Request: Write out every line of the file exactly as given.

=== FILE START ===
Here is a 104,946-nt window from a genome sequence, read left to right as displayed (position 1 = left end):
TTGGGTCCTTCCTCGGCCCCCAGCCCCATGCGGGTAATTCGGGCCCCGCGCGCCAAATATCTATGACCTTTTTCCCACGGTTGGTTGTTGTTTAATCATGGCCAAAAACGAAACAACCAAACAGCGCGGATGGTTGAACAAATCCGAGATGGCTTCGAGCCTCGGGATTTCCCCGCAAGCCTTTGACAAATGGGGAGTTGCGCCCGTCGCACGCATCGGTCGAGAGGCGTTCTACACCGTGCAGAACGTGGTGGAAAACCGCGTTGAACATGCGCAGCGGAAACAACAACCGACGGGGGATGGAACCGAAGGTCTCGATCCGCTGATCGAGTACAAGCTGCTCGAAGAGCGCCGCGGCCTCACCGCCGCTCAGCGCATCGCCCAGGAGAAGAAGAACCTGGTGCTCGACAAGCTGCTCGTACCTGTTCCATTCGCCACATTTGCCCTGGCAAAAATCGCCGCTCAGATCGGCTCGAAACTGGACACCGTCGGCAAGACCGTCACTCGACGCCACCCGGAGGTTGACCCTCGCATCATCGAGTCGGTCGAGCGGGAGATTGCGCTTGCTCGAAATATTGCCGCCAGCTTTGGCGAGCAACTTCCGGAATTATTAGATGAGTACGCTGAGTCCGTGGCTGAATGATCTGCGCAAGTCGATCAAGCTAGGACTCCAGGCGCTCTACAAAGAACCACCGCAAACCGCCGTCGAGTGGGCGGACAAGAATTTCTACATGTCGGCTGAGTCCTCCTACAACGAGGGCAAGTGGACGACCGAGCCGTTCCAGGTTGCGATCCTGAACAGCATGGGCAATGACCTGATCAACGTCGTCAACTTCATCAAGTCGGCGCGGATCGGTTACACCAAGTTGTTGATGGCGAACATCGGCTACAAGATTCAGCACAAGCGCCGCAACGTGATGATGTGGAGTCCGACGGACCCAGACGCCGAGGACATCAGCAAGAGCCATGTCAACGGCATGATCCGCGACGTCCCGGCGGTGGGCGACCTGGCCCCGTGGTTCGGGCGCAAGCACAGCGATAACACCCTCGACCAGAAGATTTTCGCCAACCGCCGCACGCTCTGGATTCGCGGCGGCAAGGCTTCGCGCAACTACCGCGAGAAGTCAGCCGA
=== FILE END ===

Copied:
Here is a 104,946-nt window from a genome sequence, read left to right as displayed (position 1 = left end):
TTGGGTCCTTCCTCGGCCCCCAGCCCCATGCGGGTAATTCGGGCCCCGCGCGCCAAATATCTATGACCTTTTTCCCACGGTTGGTTGTTGTTTAATCATGGCCAAAAACGAAACAACCAAACAGCGCGGATGGTTGAACAAATCCGAGATGGCTTCGAGCCTCGGGATTTCCCCGCAAGCCTTTGACAAATGGGGAGTTGCGCCCGTCGCACGCATCGGTCGAGAGGCGTTCTACACCGTGCAGAACGTGGTGGAAAACCGCGTTGAACATGCGCAGCGGAAACAACAACCGACGGGGGATGGAACCGAAGGTCTCGATCCGCTGATCGAGTACAAGCTGCTCGAAGAGCGCCGCGGCCTCACCGCCGCTCAGCGCATCGCCCAGGAGAAGAAGAACCTGGTGCTCGACAAGCTGCTCGTACCTGTTCCATTCGCCACATTTGCCCTGGCAAAAATCGCCGCTCAGATCGGCTCGAAACTGGACACCGTCGGCAAGACCGTCACTCGACGCCACCCGGAGGTTGACCCTCGCATCATCGAGTCGGTCGAGCGGGAGATTGCGCTTGCTCGAAATATTGCCGCCAGCTTTGGCGAGCAACTTCCGGAATTATTAGATGAGTACGCTGAGTCCGTGGCTGAATGATCTGCGCAAGTCGATCAAGCTAGGACTCCAGGCGCTCTACAAAGAACCACCGCAAACCGCCGTCGAGTGGGCGGACAAGAATTTCTACATGTCGGCTGAGTCCTCCTACAACGAGGGCAAGTGGACGACCGAGCCGTTCCAGGTTGCGATCCTGAACAGCATGGGCAATGACCTGATCAACGTCGTCAACTTCATCAAGTCGGCGCGGATCGGTTACACCAAGTTGTTGATGGCGAACATCGGCTACAAGATTCAGCACAAGCGCCGCAACGTGATGATGTGGAGTCCGACGGACCCAGACGCCGAGGACATCAGCAAGAGCCATGTCAACGGCATGATCCGCGACGTCCCGGCGGTGGGCGACCTGGCCCCGTGGTTCGGGCGCAAGCACAGCGATAACACCCTCGACCAGAAGATTTTCGCCAACCGCCGCACGCTCTGGATTCGCGGCGGCAAGGCTTCGCGCAACTACCGCGAGAAGTCAGCCGA